I’ve been going to a lot of ballet classes lately (it’s humiliating, I don’t speak French) and I cannot get over these women. Lithe, lean, tall, elegant…they all have perfect posture, long hair put perfectly into buns, and buttocks like 2 cantaloupes in a ziplock bag. I just don’t get it.
“Relevay ruhteeray,” it sounds like the teacher is saying and all the women begin bringing their legs up. “Second position, ron de jahmb!” And then we’re all making circles. (Why can’t she just say, make leg circles?) Next comes “Arabesque,” and the legs start swinging all over the place. Long, cellulite-free legs that look like they belong on mannequins are impossibly pointed towards the ceiling. Toes are curved so sharply they look like trowels. I meanwhile, am off-beat, slow, and my somewhat pointed leg is barely higher than 2 feet off the floor. I’m also not in the requisite leotard and tights with a ridiculously cute skirt wrapped around my flat stomach and pointy hips.
So why do I keep going back? It’s not for the view of myself in the mirror sandwiched between ballerina #1 and 2, that’s for sure. I think I go back because for that 1 hour, I’m in my head, battling with myself to push beyond what I think I can do, beyond the hurt, beyond the self-consciousness. I’m beating down my ego and learning how to admire that which is different from me without jealousy or envy. So far, I’m still envious…that much grace in 1 person is hard to swallow. But the dancers, once they start moving, are so mysterious and gamine and beautiful. It’s as if I’m in a room with people who are more divine than I.
The below are from the blog My Modern Met, featuring photographs by Dane Shitagi from the New York City Ballerina Project. You can click on them to enlarge those wish.
Last night I dove into the old classic, Girls Just Want To Have Fun starring Sarah Jessica Parker. Sam left the room is disgust, but I was transported back to 1984 in all it’s cheesy glory. Lycra, big hair, men baring their midriffs, and women in Jane Fonda tights – it was awesome. The best part of the movie was SJP who hasn’t changed a bit. Seriously, in both body and face (and maybe even the hair, let’s be honest) she is exactly the same. Talk about good genetics. What’s even more amazing is how slim, lean, and fit everyone is. A big difference from today’s look. Nowadays I think the look is either skinny in an ‘I don’t eat’ kind of way or toned and muscular in a ‘I work out everyday for hours’ kind of way. I like the old 1980’s look. Very European.
I have no idea why I find this so funny, but I do. Maybe it’s from that dumb ‘dogs playing poker’ painting. All I know is that I can totally see two dogs doing this and then (but only in LA) becoming food critics, writing a best-seller, and finally selling the rights of their story to Paramount. Or no, better yet, Sony Classics.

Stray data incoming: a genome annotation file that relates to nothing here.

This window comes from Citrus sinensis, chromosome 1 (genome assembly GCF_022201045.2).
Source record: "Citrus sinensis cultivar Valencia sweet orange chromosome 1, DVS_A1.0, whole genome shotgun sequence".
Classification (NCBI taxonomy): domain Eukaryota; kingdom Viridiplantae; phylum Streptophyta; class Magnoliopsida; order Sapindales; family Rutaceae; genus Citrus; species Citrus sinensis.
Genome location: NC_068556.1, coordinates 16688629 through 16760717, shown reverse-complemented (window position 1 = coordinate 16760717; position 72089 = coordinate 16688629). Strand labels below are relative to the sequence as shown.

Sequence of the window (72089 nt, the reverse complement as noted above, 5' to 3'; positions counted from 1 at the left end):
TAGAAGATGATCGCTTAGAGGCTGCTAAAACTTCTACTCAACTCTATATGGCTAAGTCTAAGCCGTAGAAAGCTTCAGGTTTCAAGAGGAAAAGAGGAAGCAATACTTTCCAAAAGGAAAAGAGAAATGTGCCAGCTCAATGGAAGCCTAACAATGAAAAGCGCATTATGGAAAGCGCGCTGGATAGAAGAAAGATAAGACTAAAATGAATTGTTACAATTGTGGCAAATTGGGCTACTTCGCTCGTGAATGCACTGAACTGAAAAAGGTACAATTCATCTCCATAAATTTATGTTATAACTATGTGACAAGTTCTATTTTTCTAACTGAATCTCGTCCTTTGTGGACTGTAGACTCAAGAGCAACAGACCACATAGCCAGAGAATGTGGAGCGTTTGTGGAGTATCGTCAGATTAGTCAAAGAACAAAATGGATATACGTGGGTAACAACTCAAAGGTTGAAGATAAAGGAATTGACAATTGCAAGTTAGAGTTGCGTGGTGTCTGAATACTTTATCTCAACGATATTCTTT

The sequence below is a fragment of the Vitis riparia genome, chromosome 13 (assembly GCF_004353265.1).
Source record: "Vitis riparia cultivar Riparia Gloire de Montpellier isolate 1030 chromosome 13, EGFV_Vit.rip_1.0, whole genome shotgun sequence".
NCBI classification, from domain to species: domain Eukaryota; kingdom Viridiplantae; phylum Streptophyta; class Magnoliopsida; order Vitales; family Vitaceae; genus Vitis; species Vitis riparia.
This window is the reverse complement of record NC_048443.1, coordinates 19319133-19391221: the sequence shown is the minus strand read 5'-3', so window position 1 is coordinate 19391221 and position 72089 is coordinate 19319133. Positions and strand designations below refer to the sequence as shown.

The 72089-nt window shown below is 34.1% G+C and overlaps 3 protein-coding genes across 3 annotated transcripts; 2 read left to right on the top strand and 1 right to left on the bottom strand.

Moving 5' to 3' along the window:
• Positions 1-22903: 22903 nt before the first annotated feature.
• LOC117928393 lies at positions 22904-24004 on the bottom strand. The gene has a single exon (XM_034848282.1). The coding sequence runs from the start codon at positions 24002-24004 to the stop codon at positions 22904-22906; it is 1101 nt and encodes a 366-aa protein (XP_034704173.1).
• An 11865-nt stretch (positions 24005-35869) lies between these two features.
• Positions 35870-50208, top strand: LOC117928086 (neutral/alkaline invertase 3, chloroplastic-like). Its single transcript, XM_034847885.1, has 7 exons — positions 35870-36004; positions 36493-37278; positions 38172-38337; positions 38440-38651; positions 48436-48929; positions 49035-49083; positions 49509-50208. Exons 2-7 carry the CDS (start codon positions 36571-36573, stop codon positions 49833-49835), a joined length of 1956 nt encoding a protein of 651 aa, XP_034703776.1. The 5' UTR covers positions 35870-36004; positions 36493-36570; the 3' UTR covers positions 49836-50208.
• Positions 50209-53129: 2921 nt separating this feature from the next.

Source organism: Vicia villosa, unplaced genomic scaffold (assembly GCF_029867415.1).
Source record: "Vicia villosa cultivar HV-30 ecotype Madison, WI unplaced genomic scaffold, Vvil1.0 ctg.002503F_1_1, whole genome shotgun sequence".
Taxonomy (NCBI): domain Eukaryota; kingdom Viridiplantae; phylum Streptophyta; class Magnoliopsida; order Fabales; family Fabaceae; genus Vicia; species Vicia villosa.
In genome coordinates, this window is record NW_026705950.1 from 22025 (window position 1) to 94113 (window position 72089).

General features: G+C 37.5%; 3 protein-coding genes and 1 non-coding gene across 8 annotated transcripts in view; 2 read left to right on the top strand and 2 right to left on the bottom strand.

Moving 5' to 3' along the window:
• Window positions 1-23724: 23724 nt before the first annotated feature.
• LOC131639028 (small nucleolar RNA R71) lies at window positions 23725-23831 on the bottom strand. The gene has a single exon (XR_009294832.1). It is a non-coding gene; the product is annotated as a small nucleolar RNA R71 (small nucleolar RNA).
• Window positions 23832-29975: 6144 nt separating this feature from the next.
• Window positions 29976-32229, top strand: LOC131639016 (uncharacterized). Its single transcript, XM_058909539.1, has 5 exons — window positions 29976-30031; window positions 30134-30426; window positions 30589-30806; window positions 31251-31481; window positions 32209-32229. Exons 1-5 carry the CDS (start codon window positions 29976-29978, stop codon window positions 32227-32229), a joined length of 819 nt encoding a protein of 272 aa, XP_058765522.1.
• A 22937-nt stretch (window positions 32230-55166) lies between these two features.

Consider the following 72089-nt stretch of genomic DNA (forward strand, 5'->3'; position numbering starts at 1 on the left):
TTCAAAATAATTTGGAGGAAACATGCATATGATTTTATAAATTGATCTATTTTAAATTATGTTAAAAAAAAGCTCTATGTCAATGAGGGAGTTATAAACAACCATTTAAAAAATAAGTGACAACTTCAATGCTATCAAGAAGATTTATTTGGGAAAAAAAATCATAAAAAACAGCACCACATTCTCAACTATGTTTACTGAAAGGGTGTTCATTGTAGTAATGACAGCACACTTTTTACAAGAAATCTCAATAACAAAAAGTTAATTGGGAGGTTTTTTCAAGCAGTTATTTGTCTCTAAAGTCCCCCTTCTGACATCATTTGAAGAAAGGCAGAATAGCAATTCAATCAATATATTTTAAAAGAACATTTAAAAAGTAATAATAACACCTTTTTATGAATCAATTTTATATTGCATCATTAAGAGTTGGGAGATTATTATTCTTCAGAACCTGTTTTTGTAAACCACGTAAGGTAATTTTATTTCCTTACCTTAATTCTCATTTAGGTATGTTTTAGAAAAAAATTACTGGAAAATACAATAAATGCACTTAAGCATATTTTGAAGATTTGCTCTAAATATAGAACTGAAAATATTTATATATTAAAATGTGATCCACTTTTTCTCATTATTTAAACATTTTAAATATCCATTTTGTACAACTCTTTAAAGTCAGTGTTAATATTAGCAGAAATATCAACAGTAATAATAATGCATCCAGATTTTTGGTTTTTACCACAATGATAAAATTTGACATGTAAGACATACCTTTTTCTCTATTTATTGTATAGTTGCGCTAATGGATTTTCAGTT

And then of course I had to watch all the other stupid videos people have put up about their pets. Here’s one more the cat lovers out there…this guy’s got skills.
With Amy Winehouse’ death this past Saturday, the 27 Club gains yet another talented member. Age 27, Winehouse’ supposed overdose come as no surprise to many as it was in the making for the past 4 years. Sad and tragic none-the-less, Winehouse’ ill-timed death can’t but make me wonder… What is the significance of number 27? What happens to artists physically, emotionally, chemically, romantically that makes that age such a hot button for death?
Here are the members:
- Amy Winehouse
- Brian Jones (Rolling Stones)
- Jimi Hendrix
- Janis Joplin
- Jim Morrison (The Doors)
- Kurt Cobain
- Jean-Michel Basquiat (artist)
- Jonathan Brandis (actor)
- Louis Chauvin (ragtime musician)
- Robert Johnson (blues musician)
- Nat Jaffe (blues musician)
- Jesse Belvin (R&B)
- Rudy Lewis (The Drifters)
- Malcom Hale (Spanky and Our Gang)
- Dickie Pride (musician)
- Alan Wilson (Canned Heat)
- Arlester Christian (Dyke and the Blazers)
- Linda Jones (R&B)
- Les Harvey (Stone Crowes)
- Ron McKernan (Grateful Dead)
- Roger Lee Durham (Bloodstone)
- Wallace Yohn (Chase)
- Dave Alexander (The Stooges)
- Pete Ham (Badfinger)
- Gary Thain (The Keef Hartley Band)
- Cecilia (singer)
- Jacob Miller (Inner Circle)
- D. Boon (The Minutemen)
- Alexander Bashlachev (artist)
- Pete de Freitas (Echo and the Bunnymen)
- Mia Zapata (The Grits)
- Kristen Pfaff (Hole)
- Richey Edwards (Manic Street Preachers)
- Stretch (rapper)
- Fat Pat (rapper)
- Freaky Tah (rapper)
- Sean McCabe (Ink and Dagger)
- Rodrigo Bueno (singer)
- Maria Serrano (Passion Fruit)
- Jeremy Ward (musician)
- Brian Ottoson (American Head Charge)
- Valentin Elizalde (singer)
- Orish Grinstead (R&B)
- Lily Tembo (musician)
- And then at age 28, Heath Ledger